While working in the Marine Industry at a very busy marina. So many times I hear a very common question.
Should I leave my engine up or down? Simply put, if you are leaving the boat in the water, leave it in the up position to avoid growth. If you are leaving it out of the water, trim it down to drain the water and protect the Power Tilt and Trim seals from the sun.
Though there are many other variables that will explain these two answers, there are a couple of questions that you should ask to determine the correct one for your own personal situation.
Where Do You Live?
Where you live plays a huge factor in this decision. If you keep your boat on a fresh water lake, in the Northern Hemisphere in cold saltwater, or down in the Caribbean Blue in hot saltwater? The affects will be different depending upon your location.
Something that is looked over a lot of times is the location and application. This will play a huge part in your decision. If your boat is in the freshwater of a lake or the cold saltwater, does not have the same affect on the engine as it does in a location where the water temperature is much warmer.
The fresh water does not have the same minerals and capabilities for growth as the saltwater does. As well as the difference in the cold vs. the hot saltwater. Warm saltwater gives the ability for growth and speeds up the process of which it occurs. A boat left in the water in the Bahamas will grow barnacles faster then one left in the water in New York. The barnacles will grow on the bottom of the boat and also on the engine, if it is left down in the water.
How Do You Use Your Boat?
With the understanding of the barnacle build up. How you use your boat plays another big part.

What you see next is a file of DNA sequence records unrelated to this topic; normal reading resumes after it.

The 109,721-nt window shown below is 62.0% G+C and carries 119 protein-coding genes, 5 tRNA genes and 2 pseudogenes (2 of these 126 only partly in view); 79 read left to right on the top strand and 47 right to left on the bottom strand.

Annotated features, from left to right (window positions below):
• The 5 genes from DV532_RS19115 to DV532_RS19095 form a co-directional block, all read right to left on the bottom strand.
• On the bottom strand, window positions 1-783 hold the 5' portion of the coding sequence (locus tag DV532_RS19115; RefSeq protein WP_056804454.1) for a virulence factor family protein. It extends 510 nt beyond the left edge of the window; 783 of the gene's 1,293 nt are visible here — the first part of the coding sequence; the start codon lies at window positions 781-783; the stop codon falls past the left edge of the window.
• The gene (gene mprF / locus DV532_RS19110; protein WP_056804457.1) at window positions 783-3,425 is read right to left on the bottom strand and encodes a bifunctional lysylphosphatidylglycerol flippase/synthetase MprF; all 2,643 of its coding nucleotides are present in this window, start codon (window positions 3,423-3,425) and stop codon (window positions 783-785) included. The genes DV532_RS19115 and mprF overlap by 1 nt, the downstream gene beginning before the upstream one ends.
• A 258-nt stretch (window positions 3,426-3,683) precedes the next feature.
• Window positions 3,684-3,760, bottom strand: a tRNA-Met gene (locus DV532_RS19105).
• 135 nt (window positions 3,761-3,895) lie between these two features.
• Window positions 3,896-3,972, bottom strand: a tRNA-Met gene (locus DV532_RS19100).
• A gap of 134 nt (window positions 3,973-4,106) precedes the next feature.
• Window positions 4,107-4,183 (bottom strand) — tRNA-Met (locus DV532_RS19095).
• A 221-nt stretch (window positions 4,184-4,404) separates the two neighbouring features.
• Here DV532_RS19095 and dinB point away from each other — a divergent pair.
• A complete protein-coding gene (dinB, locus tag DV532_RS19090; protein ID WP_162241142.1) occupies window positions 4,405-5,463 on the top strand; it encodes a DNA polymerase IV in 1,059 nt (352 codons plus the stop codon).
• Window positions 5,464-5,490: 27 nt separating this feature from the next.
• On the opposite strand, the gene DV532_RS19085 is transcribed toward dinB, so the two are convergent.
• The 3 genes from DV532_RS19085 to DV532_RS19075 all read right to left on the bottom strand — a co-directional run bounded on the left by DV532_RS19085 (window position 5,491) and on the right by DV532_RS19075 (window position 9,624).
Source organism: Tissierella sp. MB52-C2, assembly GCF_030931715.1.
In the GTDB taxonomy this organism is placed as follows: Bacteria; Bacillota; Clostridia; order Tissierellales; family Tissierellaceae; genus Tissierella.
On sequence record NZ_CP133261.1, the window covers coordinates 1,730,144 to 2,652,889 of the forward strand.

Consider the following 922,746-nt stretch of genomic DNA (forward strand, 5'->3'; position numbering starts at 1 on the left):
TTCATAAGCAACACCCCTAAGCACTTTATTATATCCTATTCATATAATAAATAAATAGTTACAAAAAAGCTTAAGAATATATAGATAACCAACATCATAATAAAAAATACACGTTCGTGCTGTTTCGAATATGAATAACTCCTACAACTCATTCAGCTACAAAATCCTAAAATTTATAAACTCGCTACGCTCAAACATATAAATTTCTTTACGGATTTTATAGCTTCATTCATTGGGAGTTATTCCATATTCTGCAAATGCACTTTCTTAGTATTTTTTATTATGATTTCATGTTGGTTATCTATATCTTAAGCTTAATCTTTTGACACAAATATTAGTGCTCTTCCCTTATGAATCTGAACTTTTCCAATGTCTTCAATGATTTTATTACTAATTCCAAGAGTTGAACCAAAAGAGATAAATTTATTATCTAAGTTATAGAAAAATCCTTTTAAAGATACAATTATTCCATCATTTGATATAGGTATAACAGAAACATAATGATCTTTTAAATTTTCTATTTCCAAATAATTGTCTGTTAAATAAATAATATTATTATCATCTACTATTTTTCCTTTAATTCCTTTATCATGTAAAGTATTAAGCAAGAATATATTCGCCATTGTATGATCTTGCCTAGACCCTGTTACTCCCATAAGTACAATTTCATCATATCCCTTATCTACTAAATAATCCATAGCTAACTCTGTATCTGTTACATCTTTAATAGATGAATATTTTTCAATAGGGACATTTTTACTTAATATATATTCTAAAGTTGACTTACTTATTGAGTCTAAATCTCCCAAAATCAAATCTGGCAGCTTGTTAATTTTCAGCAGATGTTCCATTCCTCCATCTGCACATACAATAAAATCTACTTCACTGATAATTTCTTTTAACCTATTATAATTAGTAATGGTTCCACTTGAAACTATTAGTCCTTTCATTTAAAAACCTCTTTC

Let’s say you get back from using your boat, be it fishing, diving, cruising, or however you like, and it is later in the evening or night. Then you are planning on using it again in the morning. It isn’t going to hurt anything leaving it in the water in the down position, or trimmed up.
This is all personal preference, but if you are going to let the boat sit for a week or two. Well, then in this case it is best to trim the engine up out of the water to avoid that growth issue we talked about earlier.
A Little on Flushing the Engine.
I’d like to also add to this by speaking on flushing the engine as well. The same concept will apply here for flushing the engine.
There are many people that flush their engines with freshwater religiously after every use. Don’t get me wrong here, there is nothing wrong with that. What I’m saying is that if you are going to use the boat again in a few hours, (the next morning), then not flushing it isn’t going to hurt anything either.
Vice versa, if you are leaving or don’t plan on using the boat for a week or two. Then you definitely want to make sure you trim it up and flush it out.
Being clear here, we are talking about Outboard engines. Also, there is a misconception that people believe that you need to run the engine in order to flush it. That is not true. If the engine has a flushing port, you can hook up the garden hose, turn it on, and with the engine tilted up, let it run for 5, 10, or 15 minutes, or as long as you’d like. (Be careful because eventually you forget and the water runs all night long!)